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The Official News & Technical Journal Of The International Society For Pharmacoeconomics And Outcomes Research


Designing and Developing Budget Impact Models Suited for Global Adaptation

Timothy W. Smith BA and Jonothan C. Tierce CPhil, ValueMedics Research, LLC, Falls Church, VA, USA

This is a summary of a workshop given at the ISPOR 10th Annual International Meeting, May 16, 2005, Washington, DC, USA.

Health care decision-makers are increasingly using Budget Impact Models (BIMs) to evaluate the financial impact of adding a new pharmaceutical product to a formulary. At least 12 countries, including Australia, Belgium, Canada, China, England, Hungary, Israel, Italy, Poland, Switzerland, the United States, and Wales, either require a financial impact analysis (FIA) with reimbursement submissions or issue guidelines for conducting such analyses [1]. Further evidence of this trend is the recent formation of the ISPOR Budget Impact Analysis Task Force, whose stated mission is to create a single set of methodological guidelines to ensure that information on budget impact is developed in a format useful to reviewers [2].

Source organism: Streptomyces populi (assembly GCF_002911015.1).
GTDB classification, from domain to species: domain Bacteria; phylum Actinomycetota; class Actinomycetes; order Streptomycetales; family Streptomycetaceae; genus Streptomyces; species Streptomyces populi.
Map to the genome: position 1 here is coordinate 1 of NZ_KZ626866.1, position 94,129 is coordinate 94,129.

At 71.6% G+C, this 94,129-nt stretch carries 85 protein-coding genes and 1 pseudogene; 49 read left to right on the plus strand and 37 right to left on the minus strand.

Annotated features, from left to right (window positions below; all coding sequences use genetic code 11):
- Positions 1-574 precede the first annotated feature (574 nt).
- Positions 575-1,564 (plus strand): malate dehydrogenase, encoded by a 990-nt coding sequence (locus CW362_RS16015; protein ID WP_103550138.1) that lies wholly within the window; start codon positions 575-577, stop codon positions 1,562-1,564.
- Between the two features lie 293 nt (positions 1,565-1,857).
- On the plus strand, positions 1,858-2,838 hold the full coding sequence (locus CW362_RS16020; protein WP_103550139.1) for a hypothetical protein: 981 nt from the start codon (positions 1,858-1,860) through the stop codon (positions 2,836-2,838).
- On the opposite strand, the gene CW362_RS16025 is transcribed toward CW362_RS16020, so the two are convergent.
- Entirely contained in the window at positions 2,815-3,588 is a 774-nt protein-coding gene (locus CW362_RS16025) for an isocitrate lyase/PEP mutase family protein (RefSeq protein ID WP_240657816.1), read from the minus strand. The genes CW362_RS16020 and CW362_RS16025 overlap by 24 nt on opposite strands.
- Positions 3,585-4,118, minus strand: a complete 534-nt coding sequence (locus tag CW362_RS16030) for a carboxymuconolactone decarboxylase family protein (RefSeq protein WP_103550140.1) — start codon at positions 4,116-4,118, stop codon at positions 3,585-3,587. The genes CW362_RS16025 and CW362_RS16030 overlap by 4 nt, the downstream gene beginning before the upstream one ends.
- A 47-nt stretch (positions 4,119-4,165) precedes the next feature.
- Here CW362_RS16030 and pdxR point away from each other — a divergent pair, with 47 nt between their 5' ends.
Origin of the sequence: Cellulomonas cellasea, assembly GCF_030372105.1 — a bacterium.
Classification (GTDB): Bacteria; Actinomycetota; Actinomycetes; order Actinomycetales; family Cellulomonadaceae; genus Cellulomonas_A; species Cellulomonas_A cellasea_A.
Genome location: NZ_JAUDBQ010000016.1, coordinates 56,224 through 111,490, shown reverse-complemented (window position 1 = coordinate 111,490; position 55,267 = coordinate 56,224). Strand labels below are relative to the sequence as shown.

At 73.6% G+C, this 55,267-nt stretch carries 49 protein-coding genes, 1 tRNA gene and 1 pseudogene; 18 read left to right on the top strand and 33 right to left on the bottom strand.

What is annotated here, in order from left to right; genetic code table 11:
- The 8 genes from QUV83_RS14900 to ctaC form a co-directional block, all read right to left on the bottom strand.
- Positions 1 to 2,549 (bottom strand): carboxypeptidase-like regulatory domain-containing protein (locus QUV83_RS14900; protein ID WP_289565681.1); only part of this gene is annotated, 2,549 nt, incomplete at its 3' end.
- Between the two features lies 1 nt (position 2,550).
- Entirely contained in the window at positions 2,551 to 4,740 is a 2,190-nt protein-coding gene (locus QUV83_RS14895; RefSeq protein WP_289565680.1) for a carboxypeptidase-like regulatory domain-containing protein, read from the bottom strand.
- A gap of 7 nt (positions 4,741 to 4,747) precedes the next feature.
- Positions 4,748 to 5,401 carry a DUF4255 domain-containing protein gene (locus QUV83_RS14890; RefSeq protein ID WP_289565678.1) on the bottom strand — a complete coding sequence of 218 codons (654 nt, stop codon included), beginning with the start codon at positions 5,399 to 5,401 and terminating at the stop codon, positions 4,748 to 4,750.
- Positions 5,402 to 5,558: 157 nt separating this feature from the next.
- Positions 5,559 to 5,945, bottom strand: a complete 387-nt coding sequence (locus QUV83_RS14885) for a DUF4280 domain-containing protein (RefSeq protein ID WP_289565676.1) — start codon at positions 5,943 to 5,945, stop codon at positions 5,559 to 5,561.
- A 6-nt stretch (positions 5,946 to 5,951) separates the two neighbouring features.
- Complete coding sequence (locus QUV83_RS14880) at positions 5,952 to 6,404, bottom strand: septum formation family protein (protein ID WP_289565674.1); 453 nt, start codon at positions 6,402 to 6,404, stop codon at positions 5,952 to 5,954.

At the same time, manufacturers are currently adopting an integrated, global perspective in product licensing and development strategies. Outcomes research is employed to demonstrate medical need and burden of illness, health economics determines the “value matrix” across the global market, and combined evidence from these two disciplines is employed in the development of a global pricing strategy. And yet, pricing and market access decisions still play out at local level, which means manufacturers are forced to deal with the complexities inherent with simultaneous or sequential presentation of fiscal impact information to multiple reimbursement authorities in different countries. This heightens the need for a modeling framework that is easily adaptable to local market conditions.

Researchers and research sponsors undertaking global BIM development can benefit from an understanding of certain practices that will improve the chances of a successful modeling effort. These practices focus on methods employed in the design, development, and implementation stages of model development that improve the ease with which BIMs can be readily adapted for use with multiple markets (or payment authorities). The definition of success is variable and may be defined as accomplishing internal utilization, attaining publication in a peer-reviewed journal, or achievement of reasonable market access. Regardless, the key question impacting the need for optimization for adaptation is “on what scale?” Any answer besides a single market suggests the need to consider optimizing the model for adaptation. One significant exception to this single market criterion is a model that is to be developed exclusively for use in the United States. Such projects could benefit from optimization techniques so that they will conform to current AMCP guidelines that call for developing plan-specific models to the extent practical [3].

Developing BIMs